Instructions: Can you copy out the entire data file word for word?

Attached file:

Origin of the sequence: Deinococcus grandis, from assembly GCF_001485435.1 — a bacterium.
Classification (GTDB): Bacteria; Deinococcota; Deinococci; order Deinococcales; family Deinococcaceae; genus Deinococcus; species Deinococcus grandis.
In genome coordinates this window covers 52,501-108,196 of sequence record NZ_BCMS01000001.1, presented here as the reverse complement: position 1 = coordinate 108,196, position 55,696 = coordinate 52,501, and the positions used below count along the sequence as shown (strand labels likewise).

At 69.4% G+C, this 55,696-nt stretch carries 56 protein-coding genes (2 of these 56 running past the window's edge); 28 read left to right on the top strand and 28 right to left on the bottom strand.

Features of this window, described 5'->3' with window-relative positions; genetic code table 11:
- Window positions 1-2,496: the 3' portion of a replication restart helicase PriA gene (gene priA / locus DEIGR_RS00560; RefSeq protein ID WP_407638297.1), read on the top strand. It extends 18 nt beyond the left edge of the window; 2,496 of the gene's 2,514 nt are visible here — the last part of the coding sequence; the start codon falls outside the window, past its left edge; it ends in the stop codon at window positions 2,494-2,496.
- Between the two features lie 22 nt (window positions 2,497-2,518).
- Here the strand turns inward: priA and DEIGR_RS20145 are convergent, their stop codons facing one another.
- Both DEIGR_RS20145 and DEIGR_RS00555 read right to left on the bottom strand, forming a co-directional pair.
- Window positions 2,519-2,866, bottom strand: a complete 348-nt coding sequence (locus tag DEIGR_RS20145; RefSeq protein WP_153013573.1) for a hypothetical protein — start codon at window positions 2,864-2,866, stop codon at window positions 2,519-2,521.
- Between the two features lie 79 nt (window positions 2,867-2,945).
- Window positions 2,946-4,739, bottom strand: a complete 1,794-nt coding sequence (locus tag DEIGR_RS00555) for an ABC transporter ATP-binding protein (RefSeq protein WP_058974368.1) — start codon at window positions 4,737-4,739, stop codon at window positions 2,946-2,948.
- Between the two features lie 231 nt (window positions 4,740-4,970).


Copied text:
Origin of the sequence: Deinococcus grandis, from assembly GCF_001485435.1 — a bacterium.
Classification (GTDB): Bacteria; Deinococcota; Deinococci; order Deinococcales; family Deinococcaceae; genus Deinococcus; species Deinococcus grandis.
In genome coordinates this window covers 52,501-108,196 of sequence record NZ_BCMS01000001.1, presented here as the reverse complement: position 1 = coordinate 108,196, position 55,696 = coordinate 52,501, and the positions used below count along the sequence as shown (strand labels likewise).

At 69.4% G+C, this 55,696-nt stretch carries 56 protein-coding genes (2 of these 56 running past the window's edge); 28 read left to right on the top strand and 28 right to left on the bottom strand.

Features of this window, described 5'->3' with window-relative positions; genetic code table 11:
- Window positions 1-2,496: the 3' portion of a replication restart helicase PriA gene (gene priA / locus DEIGR_RS00560; RefSeq protein ID WP_407638297.1), read on the top strand. It extends 18 nt beyond the left edge of the window; 2,496 of the gene's 2,514 nt are visible here — the last part of the coding sequence; the start codon falls outside the window, past its left edge; it ends in the stop codon at window positions 2,494-2,496.
- Between the two features lie 22 nt (window positions 2,497-2,518).
- Here the strand turns inward: priA and DEIGR_RS20145 are convergent, their stop codons facing one another.
- Both DEIGR_RS20145 and DEIGR_RS00555 read right to left on the bottom strand, forming a co-directional pair.
- Window positions 2,519-2,866, bottom strand: a complete 348-nt coding sequence (locus tag DEIGR_RS20145; RefSeq protein WP_153013573.1) for a hypothetical protein — start codon at window positions 2,864-2,866, stop codon at window positions 2,519-2,521.
- Between the two features lie 79 nt (window positions 2,867-2,945).
- Window positions 2,946-4,739, bottom strand: a complete 1,794-nt coding sequence (locus tag DEIGR_RS00555) for an ABC transporter ATP-binding protein (RefSeq protein WP_058974368.1) — start codon at window positions 4,737-4,739, stop codon at window positions 2,946-2,948.
- Between the two features lie 231 nt (window positions 4,740-4,970).